Evidence to this is that graffiti can even be linked back to the Pluralist Decade (Austin, p 37) – how graffiti was created in a direct dialogue and used to communicate with the society. During that period of time, new ideas of finding civil rights and social identity were passed on through graffiti. It can be said that the people used graffiti when their freedom of speech was taken. This shows that graffiti can be influenced by social changes and ethnic communities. Graffiti changes with the city – ‘New contexts reflect and shape new meaning (Austin, p 42).’ Graffiti provided a way of seeing something new; offers another public site for discussion, information sharing and creation. Graffiti can be used as an advertising (communication) tool. This is because graffiti artists have just as much right to use public spaces for advertisement as corporation uses large billboards (Farmer, p 20). There are also a number of similarities between graffiti and billboards advertisement. They both communicate with the public – billboards persuade and attract the public whereas graffiti can change the public.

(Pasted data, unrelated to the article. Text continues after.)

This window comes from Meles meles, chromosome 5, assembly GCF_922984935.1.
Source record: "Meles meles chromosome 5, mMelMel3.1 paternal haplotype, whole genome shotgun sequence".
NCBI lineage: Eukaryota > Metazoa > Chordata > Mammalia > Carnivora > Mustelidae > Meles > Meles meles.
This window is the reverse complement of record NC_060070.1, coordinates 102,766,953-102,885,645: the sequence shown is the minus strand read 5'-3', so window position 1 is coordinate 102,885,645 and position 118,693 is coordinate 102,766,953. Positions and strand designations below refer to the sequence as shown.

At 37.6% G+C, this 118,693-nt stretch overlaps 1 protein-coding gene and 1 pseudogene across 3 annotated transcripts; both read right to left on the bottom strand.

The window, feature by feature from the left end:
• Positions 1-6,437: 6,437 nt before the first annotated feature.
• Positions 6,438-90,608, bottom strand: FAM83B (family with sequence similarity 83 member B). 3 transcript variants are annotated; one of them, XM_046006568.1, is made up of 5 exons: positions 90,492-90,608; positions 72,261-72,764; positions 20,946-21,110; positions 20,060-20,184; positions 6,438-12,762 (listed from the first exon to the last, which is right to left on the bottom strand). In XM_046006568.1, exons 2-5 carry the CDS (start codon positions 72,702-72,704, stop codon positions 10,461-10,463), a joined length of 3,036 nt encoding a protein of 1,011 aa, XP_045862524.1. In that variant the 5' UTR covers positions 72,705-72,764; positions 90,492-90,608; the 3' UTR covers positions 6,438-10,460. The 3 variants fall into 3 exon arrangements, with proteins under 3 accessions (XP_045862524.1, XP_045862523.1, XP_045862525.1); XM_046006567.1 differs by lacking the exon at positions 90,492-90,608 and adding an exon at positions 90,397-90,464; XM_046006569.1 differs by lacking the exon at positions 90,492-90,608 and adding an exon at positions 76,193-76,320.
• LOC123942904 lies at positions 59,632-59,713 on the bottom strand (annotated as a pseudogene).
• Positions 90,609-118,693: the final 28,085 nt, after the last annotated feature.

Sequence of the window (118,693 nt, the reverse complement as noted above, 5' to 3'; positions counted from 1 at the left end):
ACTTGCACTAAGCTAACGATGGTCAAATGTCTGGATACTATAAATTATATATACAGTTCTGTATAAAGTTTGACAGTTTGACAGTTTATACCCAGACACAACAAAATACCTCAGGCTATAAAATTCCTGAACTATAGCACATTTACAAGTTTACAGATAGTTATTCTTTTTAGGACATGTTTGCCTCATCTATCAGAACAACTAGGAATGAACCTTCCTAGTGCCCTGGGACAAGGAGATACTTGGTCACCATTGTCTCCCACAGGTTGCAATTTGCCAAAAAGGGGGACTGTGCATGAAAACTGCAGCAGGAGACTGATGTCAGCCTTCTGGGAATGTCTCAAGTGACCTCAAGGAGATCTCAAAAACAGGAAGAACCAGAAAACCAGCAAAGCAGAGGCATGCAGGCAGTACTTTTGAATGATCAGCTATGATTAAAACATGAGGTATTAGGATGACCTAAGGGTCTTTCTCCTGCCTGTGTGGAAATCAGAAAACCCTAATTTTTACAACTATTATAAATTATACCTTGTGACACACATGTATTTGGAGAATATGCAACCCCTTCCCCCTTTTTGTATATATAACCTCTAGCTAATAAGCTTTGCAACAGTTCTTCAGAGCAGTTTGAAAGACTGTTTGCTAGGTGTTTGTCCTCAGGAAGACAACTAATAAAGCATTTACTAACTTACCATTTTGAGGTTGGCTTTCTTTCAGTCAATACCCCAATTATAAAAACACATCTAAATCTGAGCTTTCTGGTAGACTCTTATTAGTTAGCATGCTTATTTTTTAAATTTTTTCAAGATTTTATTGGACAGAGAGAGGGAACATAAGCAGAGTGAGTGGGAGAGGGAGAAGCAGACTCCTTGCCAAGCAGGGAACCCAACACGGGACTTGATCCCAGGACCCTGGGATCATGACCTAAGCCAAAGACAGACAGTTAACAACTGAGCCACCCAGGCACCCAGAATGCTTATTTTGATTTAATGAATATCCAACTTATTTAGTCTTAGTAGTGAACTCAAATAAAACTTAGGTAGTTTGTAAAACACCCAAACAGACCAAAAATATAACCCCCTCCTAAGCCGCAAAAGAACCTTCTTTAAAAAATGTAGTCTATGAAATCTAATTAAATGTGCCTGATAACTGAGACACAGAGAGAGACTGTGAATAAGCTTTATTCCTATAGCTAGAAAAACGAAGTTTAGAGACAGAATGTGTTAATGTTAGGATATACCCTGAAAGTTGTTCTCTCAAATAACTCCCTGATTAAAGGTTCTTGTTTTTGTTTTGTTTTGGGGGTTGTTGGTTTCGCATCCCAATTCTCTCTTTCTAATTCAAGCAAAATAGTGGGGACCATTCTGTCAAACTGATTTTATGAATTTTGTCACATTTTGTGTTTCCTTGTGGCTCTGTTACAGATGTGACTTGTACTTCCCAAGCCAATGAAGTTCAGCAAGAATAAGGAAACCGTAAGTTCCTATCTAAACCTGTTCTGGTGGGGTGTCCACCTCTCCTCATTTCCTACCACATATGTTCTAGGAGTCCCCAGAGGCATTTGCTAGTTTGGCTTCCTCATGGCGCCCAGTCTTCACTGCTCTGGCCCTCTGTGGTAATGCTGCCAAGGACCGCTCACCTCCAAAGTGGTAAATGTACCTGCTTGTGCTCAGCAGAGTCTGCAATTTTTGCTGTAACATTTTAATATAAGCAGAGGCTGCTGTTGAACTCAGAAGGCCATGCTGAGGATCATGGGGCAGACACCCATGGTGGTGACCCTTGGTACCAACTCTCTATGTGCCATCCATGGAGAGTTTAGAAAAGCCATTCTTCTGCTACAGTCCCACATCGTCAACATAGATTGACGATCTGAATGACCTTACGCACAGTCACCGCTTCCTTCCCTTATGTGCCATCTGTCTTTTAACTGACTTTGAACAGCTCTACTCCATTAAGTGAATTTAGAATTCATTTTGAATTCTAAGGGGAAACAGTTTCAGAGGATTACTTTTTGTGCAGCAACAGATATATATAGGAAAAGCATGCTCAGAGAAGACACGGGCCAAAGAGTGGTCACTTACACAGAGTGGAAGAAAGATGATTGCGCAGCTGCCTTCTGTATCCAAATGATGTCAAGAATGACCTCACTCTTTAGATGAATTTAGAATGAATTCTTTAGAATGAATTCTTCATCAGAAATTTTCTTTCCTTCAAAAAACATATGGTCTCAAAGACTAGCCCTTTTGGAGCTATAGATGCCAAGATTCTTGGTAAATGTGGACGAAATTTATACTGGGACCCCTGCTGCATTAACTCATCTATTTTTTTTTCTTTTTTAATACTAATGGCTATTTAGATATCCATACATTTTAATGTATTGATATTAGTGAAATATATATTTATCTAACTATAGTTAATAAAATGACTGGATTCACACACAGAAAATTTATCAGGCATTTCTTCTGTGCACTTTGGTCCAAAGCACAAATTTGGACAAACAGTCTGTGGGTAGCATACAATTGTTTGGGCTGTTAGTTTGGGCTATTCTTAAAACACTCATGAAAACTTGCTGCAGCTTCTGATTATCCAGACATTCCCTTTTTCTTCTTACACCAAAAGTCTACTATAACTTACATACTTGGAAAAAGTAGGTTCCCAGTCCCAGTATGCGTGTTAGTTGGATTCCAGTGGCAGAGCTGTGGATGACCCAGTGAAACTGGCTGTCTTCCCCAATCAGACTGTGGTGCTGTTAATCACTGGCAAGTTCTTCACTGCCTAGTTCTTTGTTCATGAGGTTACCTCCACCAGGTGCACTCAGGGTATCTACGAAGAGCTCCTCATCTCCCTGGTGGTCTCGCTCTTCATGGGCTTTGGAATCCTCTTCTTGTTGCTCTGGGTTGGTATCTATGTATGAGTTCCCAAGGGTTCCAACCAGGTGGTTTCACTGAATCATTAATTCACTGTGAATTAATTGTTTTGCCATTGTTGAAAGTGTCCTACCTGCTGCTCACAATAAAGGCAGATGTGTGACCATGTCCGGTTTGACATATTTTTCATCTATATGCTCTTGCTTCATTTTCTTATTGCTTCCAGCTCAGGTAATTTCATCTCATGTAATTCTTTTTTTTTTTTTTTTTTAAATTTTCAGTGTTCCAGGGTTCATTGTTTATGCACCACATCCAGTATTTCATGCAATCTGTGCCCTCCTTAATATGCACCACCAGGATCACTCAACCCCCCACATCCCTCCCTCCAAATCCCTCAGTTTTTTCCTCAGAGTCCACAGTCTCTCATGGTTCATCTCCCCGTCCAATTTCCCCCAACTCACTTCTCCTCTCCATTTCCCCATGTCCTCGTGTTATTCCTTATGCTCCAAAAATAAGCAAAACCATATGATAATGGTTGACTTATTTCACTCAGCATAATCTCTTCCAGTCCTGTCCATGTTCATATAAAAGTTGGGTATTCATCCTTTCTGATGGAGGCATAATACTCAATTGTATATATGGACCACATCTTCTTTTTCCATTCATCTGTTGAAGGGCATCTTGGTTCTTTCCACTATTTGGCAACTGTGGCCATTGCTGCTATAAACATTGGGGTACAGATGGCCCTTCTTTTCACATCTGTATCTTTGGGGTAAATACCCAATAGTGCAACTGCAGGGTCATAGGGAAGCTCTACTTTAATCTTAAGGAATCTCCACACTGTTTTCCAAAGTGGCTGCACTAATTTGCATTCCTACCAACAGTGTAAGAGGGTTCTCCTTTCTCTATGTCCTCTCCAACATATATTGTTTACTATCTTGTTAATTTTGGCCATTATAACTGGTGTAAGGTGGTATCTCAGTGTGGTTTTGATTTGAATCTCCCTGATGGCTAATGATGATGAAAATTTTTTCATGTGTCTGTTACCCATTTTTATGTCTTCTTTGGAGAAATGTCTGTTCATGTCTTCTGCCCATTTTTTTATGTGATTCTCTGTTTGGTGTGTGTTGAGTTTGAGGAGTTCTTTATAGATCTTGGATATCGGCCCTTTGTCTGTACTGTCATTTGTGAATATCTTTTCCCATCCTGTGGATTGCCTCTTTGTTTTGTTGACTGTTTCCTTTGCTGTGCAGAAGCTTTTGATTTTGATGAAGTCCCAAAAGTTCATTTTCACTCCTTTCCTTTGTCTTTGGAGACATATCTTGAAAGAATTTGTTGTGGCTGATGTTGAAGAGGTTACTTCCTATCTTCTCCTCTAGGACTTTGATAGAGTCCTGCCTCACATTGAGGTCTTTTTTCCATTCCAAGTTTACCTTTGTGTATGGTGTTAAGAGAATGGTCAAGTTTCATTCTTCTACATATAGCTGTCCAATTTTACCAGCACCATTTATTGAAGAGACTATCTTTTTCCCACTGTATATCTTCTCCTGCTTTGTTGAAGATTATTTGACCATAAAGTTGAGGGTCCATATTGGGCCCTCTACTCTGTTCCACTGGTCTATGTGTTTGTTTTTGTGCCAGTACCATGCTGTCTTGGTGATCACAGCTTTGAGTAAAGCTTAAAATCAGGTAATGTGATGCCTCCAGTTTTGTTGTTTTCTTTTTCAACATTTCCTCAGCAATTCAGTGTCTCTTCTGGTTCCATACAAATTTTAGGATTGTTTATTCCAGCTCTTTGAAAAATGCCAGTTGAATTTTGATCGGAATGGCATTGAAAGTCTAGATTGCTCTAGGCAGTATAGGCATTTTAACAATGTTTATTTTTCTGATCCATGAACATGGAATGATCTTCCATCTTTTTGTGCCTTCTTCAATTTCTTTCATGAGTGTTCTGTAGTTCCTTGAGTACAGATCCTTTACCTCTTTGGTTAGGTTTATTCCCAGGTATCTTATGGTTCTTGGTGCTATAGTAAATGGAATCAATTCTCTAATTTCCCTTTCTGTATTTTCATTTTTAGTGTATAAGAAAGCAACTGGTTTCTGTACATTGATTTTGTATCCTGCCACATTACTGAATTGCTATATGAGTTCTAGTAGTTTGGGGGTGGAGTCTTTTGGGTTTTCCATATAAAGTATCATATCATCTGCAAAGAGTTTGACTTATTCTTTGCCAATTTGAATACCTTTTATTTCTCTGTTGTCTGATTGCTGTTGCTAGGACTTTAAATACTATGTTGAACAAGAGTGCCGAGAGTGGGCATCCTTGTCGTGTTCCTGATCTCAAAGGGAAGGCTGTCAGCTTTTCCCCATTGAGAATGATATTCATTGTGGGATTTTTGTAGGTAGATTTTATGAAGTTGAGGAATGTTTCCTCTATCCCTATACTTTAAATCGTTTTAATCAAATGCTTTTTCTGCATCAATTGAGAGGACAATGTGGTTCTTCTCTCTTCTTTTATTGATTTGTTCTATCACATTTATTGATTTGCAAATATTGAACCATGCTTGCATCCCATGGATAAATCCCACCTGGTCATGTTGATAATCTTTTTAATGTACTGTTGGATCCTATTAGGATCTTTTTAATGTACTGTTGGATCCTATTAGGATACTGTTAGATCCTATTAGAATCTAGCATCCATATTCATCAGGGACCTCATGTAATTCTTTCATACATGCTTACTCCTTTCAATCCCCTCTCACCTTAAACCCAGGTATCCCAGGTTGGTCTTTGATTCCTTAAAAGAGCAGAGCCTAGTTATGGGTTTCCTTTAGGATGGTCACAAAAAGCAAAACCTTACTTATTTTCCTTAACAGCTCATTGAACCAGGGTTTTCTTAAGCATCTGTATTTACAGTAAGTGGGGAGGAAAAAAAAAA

Graffiti can be influenced by its surroundings and how people convey their ideas through them. It contains the artist’s ideologies politically and socially. Artists express their angst towards the country’s political affair through graffiti and how the message is passed on (Farmer, 2007). Artists place their ideologies not in words, but pictures where only some people may understand them. Through graffiti, they spread their ideologies, and when the public adopts these ideas, it may create a strong political or social response. The aesthetic criteria and motives behind the artist’s work far outweigh arguments on legality or unconventional presentation (Werwath, para. 2). In conclusion, graffiti not only act as a medium for expressing political and social messages, but it changes with the environment. People who cannot express their dissatisfactory through words, regardless of who they are, can express them through graffiti. Although graffiti is always associated with negative issues such as vandalism and crime in the past, it now acts as a common communication tool for the public. It is definitely a very strong tool to express political and social messages. 4. Chinatown’s Archway: “Paifang” The main cities of the Western countries have their Chinatowns. In Melbourne, Chinatown was established in the city CBD, and located in Little Bourke Street and its lanes between Swanston and Russell streets. Chinatown began as a staging post for the greater quantity of Chinese people passing through Melbourne on their way to the goldfields. The Chinese set up their shops alongside brothels, houses, herbalists and opium dens (Armstrong, M 1997, p.17), but nowadays, Melbourne’s chinatown is made up f stalls, restaurants and is an iconic streetscape in Melbourne’s inner city. And the Chinatown gate is one of it’s communication features. ‘Paifang’, also called ‘Pailou’ or arch in English, is a wooden or stone archway built mainly to commemorate a great achievement or loftiness of a family’s ancestors. Each ‘Paifang’ has its own cultural connotations and symbolisms, which are expressed in the gorgeously colourful painting and patterns (Travel China Guide, 2009).